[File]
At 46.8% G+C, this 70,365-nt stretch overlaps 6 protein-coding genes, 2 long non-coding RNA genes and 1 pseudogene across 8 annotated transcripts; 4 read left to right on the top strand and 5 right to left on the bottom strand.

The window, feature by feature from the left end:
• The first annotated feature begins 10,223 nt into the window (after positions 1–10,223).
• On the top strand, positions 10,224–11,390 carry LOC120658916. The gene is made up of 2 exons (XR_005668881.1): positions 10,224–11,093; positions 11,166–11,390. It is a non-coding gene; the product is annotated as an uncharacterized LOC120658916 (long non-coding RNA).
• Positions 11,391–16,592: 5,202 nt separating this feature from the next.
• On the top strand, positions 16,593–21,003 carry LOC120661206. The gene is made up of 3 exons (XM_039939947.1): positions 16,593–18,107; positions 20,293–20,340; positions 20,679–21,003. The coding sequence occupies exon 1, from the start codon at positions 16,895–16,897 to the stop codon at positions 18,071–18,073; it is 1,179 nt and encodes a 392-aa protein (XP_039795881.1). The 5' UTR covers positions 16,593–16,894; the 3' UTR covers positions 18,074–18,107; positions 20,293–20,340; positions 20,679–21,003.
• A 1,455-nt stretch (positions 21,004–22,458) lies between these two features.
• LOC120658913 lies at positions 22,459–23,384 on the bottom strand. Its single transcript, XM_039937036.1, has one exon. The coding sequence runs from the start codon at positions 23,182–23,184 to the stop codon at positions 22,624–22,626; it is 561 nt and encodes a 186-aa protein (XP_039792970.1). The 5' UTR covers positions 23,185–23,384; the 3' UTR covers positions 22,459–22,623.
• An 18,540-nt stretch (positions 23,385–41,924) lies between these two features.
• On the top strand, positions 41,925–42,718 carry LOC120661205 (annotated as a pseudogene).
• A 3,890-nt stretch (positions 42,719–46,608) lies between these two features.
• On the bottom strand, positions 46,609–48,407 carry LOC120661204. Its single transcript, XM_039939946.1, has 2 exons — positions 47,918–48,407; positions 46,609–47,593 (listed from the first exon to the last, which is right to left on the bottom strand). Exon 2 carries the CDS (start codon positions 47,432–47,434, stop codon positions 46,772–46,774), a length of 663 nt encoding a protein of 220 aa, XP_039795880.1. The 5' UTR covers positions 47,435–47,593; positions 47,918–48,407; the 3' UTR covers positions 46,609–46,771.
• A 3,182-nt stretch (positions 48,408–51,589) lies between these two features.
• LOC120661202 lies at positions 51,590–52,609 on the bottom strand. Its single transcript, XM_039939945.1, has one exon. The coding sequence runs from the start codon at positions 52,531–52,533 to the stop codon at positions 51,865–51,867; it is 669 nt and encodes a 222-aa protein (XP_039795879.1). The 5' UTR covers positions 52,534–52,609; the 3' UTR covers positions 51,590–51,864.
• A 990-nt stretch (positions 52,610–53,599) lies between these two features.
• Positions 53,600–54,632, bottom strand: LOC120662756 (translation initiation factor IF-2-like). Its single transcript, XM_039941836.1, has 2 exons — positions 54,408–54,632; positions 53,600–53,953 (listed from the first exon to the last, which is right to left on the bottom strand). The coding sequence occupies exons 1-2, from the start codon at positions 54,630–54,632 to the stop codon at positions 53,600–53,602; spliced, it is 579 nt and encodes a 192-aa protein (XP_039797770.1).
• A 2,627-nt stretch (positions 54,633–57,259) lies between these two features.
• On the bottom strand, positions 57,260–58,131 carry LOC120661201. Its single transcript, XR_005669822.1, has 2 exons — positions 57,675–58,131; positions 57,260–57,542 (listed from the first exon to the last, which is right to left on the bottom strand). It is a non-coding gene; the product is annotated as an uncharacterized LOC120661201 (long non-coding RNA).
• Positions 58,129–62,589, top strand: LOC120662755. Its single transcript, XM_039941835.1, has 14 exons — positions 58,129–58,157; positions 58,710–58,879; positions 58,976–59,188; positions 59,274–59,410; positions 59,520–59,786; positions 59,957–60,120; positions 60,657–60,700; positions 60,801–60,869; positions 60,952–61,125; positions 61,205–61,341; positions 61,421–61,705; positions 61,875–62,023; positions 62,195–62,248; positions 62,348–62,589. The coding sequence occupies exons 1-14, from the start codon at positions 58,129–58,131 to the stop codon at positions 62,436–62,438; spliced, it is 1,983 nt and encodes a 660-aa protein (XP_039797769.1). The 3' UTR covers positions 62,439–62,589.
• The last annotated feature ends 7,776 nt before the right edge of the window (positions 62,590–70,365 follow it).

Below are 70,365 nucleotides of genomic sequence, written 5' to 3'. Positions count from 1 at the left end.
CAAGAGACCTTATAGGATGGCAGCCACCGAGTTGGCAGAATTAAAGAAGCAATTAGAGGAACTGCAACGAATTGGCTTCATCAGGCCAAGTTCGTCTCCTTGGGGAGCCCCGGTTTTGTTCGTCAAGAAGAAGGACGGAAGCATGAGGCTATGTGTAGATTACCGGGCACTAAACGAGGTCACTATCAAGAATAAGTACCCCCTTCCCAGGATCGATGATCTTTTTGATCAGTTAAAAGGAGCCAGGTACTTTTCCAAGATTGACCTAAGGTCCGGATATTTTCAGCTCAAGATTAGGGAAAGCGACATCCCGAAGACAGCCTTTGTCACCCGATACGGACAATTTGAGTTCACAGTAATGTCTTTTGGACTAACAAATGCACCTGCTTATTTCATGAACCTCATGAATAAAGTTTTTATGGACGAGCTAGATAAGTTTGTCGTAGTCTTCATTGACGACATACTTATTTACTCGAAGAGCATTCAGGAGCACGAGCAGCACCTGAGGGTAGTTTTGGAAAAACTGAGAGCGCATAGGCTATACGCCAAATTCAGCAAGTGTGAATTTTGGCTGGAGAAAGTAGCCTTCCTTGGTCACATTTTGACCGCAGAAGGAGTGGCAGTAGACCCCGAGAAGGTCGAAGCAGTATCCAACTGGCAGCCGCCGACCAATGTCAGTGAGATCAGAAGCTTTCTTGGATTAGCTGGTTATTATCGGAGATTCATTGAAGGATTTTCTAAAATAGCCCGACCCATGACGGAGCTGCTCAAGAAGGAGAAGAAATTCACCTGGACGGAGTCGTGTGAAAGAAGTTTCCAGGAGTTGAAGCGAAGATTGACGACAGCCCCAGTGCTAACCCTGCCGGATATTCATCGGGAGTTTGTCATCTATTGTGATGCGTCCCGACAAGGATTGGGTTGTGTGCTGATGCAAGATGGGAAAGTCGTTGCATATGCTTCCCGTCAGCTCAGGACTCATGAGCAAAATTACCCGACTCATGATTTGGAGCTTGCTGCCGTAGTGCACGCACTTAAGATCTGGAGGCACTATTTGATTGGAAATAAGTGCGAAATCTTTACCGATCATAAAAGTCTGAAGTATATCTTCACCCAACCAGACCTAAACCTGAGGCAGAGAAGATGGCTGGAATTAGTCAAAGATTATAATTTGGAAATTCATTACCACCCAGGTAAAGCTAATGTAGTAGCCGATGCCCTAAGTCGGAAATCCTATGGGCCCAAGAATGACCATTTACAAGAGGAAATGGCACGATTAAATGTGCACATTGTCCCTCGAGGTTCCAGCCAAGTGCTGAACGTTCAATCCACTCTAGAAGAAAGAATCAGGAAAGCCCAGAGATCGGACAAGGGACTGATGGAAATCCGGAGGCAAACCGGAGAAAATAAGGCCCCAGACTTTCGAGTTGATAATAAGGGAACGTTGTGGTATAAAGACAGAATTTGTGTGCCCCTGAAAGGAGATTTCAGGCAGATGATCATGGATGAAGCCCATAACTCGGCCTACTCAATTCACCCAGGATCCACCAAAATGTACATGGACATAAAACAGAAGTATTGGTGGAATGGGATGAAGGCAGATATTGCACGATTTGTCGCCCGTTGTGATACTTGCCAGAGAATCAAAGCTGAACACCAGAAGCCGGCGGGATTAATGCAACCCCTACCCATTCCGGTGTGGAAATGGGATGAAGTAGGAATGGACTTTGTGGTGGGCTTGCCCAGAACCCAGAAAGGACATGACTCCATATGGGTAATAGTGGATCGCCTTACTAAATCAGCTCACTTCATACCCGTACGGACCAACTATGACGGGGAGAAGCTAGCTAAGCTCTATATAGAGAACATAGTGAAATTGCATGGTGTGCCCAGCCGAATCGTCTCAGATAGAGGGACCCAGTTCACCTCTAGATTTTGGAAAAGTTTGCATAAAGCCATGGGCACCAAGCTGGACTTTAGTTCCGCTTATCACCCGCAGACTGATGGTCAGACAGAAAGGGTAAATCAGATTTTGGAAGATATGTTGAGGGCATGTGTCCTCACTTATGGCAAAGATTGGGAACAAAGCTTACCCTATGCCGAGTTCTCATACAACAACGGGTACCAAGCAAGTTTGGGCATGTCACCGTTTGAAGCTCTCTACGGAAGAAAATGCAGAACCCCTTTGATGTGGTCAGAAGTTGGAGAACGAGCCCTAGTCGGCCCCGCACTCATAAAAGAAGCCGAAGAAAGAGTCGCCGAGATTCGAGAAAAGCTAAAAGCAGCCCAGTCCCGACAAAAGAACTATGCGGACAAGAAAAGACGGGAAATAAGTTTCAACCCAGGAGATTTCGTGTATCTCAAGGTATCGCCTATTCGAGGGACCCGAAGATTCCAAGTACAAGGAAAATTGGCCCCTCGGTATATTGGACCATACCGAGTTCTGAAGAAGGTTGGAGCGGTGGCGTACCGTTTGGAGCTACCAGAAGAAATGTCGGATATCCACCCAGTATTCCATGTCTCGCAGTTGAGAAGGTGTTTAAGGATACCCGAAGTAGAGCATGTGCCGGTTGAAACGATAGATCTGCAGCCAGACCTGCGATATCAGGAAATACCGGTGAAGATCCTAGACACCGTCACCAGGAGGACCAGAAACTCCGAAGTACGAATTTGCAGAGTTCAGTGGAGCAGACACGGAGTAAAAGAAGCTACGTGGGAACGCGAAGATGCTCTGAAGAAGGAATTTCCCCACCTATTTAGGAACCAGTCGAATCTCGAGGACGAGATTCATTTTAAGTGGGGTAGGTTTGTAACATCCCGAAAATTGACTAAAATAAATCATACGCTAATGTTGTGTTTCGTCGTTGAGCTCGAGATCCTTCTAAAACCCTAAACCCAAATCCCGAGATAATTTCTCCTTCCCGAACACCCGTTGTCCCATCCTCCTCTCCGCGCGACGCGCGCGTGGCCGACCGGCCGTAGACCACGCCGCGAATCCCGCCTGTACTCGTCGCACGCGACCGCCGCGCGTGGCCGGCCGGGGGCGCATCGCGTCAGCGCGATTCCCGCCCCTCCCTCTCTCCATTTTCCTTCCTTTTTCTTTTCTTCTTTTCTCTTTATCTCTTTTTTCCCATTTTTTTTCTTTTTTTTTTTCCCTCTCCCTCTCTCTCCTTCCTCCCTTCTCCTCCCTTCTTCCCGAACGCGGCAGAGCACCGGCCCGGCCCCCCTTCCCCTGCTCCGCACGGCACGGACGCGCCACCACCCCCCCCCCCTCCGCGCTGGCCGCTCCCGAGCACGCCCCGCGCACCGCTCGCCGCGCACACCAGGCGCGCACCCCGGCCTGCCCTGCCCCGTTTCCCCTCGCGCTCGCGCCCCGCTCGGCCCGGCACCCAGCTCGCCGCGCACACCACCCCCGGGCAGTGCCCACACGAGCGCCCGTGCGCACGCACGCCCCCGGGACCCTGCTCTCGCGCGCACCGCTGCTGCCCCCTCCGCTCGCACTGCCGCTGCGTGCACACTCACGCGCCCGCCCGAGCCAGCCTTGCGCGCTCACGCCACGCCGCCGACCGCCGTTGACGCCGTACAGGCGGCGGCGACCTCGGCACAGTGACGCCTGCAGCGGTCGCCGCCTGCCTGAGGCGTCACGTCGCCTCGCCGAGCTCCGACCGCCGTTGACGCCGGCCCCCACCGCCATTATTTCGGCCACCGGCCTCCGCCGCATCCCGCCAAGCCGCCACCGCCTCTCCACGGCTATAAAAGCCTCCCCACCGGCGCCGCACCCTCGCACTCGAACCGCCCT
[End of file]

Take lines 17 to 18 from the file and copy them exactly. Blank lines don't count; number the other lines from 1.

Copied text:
• A 2,627-nt stretch (positions 54,633–57,259) lies between these two features.
• On the bottom strand, positions 57,260–58,131 carry LOC120661201. Its single transcript, XR_005669822.1, has 2 exons — positions 57,675–58,131; positions 57,260–57,542 (listed from the first exon to the last, which is right to left on the bottom strand). It is a non-coding gene; the product is annotated as an uncharacterized LOC120661201 (long non-coding RNA).